Customer Acquisition Cost Explained: Strategies for Sustainable Growth

Customer acquisition cost, more commonly known as CAC, is an essential metric that helps companies measure the resources that are used for acquiring a single customer. This includes the financial costs you incur during marketing as well as the human resources used in sales and everything in between.

In this comprehensive guide, we'll explore what CAC is and why it’s important, how to calculate it, and strategies to improve it.

What is customer acquisition cost?

In the simplest terms, customer acquisition cost (CAC) is the total amount of resources used by a company to acquire a new customer. It’s basically the price you pay to convince a potential customer to buy your product or service.

Resources included in the calculation of CAC aren't limited to just monetary expenditures. They also include various other aspects like time invested, efforts made by your marketing and sales team, and other related costs. All of these divided by the total number of new customers you acquire gives you your CAC.

For businesses, especially in the Software as a Service (SaaS) industry, understanding the meaning of CAC is a matter of survival. This is mainly because, in these business models, the cost to acquire a new customer is often higher than the initial price that the customer pays for the service.

Knowing how much it costs you to bring in new customers can help you understand whether your investment in acquiring that new customer makes financial sense. It also helps you gauge the effectiveness of your marketing initiatives and adjust your strategies if required.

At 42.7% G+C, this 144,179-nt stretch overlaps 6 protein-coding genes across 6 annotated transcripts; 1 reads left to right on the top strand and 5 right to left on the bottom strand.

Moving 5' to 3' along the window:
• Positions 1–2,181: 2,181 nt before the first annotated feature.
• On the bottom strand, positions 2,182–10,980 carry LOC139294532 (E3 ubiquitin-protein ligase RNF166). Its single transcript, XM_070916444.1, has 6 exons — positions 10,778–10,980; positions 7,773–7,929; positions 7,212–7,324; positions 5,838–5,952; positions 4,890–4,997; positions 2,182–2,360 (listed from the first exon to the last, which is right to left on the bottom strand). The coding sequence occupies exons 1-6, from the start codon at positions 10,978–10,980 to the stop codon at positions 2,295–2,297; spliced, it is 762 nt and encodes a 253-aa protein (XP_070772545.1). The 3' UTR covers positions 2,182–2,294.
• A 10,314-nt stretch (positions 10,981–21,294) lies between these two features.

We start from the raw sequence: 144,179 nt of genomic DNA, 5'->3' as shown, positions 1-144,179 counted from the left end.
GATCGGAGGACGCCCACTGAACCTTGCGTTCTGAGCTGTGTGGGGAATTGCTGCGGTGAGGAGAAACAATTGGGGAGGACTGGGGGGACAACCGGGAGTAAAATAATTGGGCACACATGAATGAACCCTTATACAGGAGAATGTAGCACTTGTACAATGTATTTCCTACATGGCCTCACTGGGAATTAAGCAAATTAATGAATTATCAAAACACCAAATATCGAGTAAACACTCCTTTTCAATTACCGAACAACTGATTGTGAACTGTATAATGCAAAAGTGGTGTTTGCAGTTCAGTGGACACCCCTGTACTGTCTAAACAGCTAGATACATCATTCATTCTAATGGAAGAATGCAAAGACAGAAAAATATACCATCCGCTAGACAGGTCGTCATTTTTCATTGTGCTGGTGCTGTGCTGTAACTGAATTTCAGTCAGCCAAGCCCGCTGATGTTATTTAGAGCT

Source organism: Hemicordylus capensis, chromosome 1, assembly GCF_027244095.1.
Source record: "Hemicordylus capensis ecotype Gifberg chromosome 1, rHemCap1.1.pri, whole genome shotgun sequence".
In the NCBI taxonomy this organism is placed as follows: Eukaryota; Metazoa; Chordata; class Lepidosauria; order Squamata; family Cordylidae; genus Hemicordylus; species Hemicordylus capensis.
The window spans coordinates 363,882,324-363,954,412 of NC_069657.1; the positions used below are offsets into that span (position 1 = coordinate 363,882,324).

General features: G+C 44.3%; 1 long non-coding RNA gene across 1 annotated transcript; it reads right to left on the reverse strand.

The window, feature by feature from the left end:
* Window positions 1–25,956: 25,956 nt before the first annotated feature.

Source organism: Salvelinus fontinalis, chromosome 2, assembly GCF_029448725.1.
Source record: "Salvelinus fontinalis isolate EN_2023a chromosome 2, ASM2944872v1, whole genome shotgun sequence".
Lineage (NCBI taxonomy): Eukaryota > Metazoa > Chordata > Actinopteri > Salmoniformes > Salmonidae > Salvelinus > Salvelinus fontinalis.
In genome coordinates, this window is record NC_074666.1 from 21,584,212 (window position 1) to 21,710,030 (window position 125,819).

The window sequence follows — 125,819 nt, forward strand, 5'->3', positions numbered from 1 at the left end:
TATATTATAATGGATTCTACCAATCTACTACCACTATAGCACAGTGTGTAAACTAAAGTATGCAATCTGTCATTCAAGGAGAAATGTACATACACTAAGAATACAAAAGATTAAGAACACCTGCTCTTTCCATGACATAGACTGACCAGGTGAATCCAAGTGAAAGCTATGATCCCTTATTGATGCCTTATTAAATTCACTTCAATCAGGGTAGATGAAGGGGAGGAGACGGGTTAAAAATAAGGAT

Customer acquisition vs. customer satisfaction

Customer acquisition and customer satisfaction may seem different, but they’re actually highly interconnected.

Customer acquisition is the process of bringing new customers into your business, and it’s required for business expansion and generating revenue. However, focusing solely on customer acquisition without adequately considering customer satisfaction can lead to a high churn rate, which in turn increases your cost of customer acquisition (CAC).

On the other hand, customer satisfaction speaks to how happy your existing customers are with your product or service. A high level of customer satisfaction can lead to increased customer retention, repeat purchases, and referrals, all of which can lower your CAC.

In essence, driving customer acquisition is crucial, but maintaining customer satisfaction is equally important — if not more important —  for sustainable business growth. 

How to calculate customer acquisition cost

How to calculate CAC is quite straightforward. The basic customer acquisition cost formula is:

CAC = marketing + sales costs / number of new customers acquired

Let’s break down the components: